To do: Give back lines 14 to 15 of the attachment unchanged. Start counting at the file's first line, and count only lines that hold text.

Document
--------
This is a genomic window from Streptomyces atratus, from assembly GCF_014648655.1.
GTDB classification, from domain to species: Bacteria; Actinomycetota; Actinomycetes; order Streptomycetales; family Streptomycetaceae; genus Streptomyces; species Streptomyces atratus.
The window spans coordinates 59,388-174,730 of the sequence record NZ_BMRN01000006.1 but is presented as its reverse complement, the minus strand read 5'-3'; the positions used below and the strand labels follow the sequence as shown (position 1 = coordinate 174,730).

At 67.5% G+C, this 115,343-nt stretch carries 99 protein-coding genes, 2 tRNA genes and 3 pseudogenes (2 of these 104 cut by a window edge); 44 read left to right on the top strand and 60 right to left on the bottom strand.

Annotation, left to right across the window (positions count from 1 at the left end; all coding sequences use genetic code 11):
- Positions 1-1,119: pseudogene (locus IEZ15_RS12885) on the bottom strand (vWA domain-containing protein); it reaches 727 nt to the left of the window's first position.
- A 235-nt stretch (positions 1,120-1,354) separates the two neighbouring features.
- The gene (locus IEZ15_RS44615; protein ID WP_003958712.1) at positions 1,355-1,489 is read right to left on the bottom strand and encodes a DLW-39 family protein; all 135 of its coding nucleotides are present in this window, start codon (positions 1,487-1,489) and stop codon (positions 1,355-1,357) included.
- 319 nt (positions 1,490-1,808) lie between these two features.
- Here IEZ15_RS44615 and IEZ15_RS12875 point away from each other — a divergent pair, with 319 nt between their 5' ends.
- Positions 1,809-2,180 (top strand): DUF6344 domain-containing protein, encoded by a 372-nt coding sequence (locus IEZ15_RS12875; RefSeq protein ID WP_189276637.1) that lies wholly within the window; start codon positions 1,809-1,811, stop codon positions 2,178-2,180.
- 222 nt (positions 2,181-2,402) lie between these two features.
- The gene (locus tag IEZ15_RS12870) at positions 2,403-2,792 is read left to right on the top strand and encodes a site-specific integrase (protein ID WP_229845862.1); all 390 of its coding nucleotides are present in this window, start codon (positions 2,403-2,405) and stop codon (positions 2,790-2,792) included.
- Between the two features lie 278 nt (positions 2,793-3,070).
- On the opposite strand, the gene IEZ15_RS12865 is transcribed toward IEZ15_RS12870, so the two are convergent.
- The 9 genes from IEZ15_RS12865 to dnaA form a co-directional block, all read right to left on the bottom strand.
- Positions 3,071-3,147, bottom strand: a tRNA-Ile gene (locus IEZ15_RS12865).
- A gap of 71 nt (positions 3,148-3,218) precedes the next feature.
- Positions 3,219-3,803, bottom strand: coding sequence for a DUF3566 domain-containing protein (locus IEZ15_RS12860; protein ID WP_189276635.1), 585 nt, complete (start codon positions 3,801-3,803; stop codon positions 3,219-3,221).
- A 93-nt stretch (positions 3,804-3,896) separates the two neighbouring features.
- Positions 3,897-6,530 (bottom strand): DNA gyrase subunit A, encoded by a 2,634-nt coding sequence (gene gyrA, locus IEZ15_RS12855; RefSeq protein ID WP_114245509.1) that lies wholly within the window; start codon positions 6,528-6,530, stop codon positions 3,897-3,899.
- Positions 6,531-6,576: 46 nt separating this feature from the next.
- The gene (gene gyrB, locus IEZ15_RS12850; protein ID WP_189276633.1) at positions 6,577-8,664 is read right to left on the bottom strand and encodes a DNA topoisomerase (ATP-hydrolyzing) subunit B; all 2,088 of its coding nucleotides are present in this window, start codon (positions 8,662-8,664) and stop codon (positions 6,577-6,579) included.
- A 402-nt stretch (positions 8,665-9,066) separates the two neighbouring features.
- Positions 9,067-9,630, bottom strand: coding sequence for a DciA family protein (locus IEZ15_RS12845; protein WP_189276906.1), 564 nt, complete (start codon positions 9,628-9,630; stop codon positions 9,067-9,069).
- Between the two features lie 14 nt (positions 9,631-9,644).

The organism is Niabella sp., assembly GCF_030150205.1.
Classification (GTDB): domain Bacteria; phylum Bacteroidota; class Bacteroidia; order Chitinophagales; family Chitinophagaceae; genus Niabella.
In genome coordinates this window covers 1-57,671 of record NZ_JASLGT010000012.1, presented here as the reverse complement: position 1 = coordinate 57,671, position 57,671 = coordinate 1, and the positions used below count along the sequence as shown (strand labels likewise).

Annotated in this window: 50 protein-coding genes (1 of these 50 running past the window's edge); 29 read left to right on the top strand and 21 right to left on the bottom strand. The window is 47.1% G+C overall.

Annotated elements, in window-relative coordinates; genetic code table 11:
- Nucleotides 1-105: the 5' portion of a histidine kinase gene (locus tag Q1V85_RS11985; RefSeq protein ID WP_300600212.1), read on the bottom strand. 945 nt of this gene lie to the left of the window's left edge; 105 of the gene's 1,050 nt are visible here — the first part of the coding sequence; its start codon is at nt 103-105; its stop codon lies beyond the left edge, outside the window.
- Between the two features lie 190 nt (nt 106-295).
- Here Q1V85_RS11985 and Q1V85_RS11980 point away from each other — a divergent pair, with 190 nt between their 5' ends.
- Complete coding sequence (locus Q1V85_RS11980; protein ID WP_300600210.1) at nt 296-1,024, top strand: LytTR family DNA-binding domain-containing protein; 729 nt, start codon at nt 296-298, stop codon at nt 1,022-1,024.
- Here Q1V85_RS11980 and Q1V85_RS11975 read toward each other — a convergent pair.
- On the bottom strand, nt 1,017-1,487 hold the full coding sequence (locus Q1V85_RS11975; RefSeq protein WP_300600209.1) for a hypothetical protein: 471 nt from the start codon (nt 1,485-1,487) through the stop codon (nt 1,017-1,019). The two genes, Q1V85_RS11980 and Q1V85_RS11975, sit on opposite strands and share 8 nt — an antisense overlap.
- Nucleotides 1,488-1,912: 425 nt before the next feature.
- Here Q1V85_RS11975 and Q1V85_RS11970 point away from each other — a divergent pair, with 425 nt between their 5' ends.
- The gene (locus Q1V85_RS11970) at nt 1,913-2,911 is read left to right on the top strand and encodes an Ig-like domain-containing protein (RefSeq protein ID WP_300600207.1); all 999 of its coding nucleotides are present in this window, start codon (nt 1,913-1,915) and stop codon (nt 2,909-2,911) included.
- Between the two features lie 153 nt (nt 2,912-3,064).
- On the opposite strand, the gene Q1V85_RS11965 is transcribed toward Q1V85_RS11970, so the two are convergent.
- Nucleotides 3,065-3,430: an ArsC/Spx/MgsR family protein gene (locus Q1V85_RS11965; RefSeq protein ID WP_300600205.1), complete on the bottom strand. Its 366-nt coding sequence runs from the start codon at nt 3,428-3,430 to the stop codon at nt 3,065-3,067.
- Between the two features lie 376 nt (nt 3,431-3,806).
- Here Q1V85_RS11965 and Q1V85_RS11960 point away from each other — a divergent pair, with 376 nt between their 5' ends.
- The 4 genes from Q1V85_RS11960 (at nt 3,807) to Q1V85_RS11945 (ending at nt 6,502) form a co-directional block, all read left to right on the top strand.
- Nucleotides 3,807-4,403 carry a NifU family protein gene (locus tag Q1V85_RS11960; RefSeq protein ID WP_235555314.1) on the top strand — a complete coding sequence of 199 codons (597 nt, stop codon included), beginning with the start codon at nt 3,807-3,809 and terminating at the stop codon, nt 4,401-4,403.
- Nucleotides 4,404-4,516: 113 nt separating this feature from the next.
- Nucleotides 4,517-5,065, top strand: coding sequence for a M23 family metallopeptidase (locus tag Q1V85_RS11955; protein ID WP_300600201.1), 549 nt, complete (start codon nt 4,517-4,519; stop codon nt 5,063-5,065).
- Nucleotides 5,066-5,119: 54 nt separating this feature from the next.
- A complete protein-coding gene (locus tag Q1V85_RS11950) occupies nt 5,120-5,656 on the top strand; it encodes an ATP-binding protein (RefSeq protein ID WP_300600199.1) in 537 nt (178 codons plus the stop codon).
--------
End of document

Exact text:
- Between the two features lie 278 nt (positions 2,793-3,070).
- On the opposite strand, the gene IEZ15_RS12865 is transcribed toward IEZ15_RS12870, so the two are convergent.